*If you did not get a chance to read Part 1, you can do so here.
A Swedish proverb, “Honor the house in which you were born, the tree that gave you shade, and the village where you were raised,” reflects the view of a village mentality being beneficial. Within my first post, I noted my views on the village mentality versus an individualistic one. In today’s post, I’m providing concrete examples of how people can live in a village while residing in an individualistic society.
Parking for me and none for you. In the recent weeks, our area experienced a snowstorm which lead to parking spaces needing shoveled throughout our city. Our family opted to buy a house that includes a driveway; however, not all of the houses on our block have driveways so some people must parallel park (note-worthy to mention the street is only one block long, so people do not have to walk very far when visiting homes on this ONE block). After parking spaces were shoveled out, the next week displayed an example of how we could have functioned more as a village than individuals. Snow was piled between some parking spaces, thus limiting the amount of spaces available on the street. I noticed over several days that as a guy would leave his house in the morning, his wife would drift her car forward in an effort to block off both of the parking spots so that no one else could park there all day. Now, I understand that people want a place to park when they arrive home, but here are a few of the issues that I have with that individualistic mindset: it is selfish, the guy is very young and physically capable of walking a few more feet if the spot is occupied when he comes home later that day, one of these spots is actually in front of our property and this family didn’t actually do any of the shoveling that many others completed when the storm occurred. A village mindset embraces looking out for one another and helping each other, even before one’s self.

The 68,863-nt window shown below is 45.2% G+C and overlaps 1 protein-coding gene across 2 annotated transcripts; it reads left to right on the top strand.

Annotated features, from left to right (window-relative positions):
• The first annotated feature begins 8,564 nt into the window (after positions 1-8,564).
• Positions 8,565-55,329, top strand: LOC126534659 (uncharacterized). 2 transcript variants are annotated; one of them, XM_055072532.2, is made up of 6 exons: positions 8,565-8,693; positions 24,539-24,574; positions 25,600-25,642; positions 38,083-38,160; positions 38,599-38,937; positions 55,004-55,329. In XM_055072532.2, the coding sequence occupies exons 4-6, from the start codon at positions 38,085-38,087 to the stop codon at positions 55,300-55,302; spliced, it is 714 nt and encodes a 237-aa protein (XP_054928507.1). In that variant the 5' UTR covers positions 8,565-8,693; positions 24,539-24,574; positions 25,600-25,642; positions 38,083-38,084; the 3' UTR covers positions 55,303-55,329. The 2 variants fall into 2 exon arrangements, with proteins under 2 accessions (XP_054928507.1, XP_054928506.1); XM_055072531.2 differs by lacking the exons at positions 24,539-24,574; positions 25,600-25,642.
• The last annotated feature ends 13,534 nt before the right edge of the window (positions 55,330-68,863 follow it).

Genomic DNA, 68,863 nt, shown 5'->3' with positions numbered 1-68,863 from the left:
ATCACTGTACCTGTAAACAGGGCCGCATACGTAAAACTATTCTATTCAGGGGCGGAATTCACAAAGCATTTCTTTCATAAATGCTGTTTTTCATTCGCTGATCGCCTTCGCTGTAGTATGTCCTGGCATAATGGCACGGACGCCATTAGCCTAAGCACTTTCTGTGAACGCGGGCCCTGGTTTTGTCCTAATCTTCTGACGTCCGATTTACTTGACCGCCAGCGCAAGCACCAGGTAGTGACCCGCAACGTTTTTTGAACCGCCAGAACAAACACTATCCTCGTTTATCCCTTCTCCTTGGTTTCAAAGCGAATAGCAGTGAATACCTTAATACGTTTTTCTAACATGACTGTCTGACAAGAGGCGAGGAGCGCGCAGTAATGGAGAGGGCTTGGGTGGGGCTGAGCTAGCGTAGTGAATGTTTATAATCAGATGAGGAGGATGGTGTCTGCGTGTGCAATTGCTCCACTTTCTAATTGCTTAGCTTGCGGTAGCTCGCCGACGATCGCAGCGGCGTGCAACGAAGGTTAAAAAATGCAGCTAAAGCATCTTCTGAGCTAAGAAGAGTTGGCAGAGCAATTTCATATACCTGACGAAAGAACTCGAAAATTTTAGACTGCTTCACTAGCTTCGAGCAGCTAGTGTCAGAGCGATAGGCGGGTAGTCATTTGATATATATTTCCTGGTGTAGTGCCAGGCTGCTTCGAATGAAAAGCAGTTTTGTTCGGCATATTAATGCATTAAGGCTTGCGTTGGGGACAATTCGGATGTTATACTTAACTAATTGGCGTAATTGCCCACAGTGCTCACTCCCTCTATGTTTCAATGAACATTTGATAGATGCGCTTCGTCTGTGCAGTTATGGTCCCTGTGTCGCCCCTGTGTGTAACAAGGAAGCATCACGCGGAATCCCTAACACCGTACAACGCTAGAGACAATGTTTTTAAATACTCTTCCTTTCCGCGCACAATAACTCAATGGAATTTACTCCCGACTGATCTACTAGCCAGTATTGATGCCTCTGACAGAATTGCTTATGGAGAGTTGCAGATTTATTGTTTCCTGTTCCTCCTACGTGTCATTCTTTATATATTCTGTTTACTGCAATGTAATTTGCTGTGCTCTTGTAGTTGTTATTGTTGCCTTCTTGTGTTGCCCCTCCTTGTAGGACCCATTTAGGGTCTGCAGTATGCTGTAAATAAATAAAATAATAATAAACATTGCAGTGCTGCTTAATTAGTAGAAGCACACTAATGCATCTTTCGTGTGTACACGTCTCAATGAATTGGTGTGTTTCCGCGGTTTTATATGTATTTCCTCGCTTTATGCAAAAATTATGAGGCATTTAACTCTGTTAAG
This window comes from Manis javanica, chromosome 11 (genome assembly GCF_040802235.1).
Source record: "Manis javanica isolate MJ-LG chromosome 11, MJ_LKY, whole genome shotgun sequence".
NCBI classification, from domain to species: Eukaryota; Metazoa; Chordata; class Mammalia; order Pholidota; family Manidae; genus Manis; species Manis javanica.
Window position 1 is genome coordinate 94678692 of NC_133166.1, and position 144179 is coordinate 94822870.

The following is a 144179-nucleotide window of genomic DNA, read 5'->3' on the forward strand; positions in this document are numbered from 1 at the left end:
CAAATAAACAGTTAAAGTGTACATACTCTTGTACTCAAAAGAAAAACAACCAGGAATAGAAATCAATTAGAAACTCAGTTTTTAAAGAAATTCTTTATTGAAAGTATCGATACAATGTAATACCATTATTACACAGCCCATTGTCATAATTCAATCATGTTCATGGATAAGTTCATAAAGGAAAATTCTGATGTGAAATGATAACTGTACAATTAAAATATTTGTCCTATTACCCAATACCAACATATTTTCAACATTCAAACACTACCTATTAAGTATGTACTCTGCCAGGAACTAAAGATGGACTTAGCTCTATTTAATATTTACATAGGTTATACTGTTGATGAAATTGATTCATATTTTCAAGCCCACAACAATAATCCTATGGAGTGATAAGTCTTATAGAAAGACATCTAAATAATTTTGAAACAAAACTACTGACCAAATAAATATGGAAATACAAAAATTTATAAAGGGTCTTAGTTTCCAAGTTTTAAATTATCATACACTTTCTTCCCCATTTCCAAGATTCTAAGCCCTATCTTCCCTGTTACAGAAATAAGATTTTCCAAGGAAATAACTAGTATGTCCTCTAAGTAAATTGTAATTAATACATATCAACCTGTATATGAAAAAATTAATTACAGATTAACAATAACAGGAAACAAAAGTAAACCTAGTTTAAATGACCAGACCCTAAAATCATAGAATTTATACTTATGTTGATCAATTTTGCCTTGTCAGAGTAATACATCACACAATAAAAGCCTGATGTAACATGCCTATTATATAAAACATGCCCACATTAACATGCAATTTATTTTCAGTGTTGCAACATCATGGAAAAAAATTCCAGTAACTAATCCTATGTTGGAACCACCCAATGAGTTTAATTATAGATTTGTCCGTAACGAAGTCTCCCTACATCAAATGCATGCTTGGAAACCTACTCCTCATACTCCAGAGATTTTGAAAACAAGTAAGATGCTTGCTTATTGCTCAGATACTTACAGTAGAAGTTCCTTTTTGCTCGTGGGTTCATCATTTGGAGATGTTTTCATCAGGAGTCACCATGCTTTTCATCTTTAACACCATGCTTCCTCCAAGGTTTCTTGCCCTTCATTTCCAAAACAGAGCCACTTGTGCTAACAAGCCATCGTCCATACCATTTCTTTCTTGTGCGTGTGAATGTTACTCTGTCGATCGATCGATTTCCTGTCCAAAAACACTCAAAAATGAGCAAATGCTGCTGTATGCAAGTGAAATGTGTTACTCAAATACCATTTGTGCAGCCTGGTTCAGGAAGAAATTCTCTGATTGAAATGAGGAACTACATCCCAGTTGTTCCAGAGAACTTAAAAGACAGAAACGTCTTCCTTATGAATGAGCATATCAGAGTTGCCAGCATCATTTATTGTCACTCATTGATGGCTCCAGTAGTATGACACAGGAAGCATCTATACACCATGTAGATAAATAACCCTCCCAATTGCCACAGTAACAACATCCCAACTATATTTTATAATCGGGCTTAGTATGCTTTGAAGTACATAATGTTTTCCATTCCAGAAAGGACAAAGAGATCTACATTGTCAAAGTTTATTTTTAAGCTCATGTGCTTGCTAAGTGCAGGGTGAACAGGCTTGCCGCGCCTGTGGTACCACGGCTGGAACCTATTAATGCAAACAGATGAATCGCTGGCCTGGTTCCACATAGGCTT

Today we were cleaning the house. The swifter was out, but had not yet been used. Little One walked over, picked it up and began cleaning. He even moved the rugs to clean under them like his Mama and Baba do. We never directly “taught” him this and he literally just turned 17-months-old. Children are ALWAYS watching. As parents, grandparents, aunts, uncles, friends…We should never forget that fact.
Only a child sees things with perfect clarity, because it hasn’t developed all those filters which prevent us from seeing things that we don’t expect to see.
– Douglas Adams
For quite some time I have struggled with why members of society function in manners that seem somewhat selfish and uncaring. Searching for the reason, I have engaged in many conversations with people from different backgrounds, while pressuring myself to step outside of my comfort-zone. Growing up in the American society has generally lead me down the path that many in my generation (and I’d venture to say even more so with the younger generations) have entered – the path of individualism. We are searching for how to display our uniqueness, how to climb the corporate ladder the quickest, how to gain success in the easiest (perhaps read laziest) manner and at the end of the day, how to get what I want. Years before I became a parent, I believed in the African proverb quote, “It takes a village to raise a child,” yet it was only during the past few years that I actually began to live out that belief.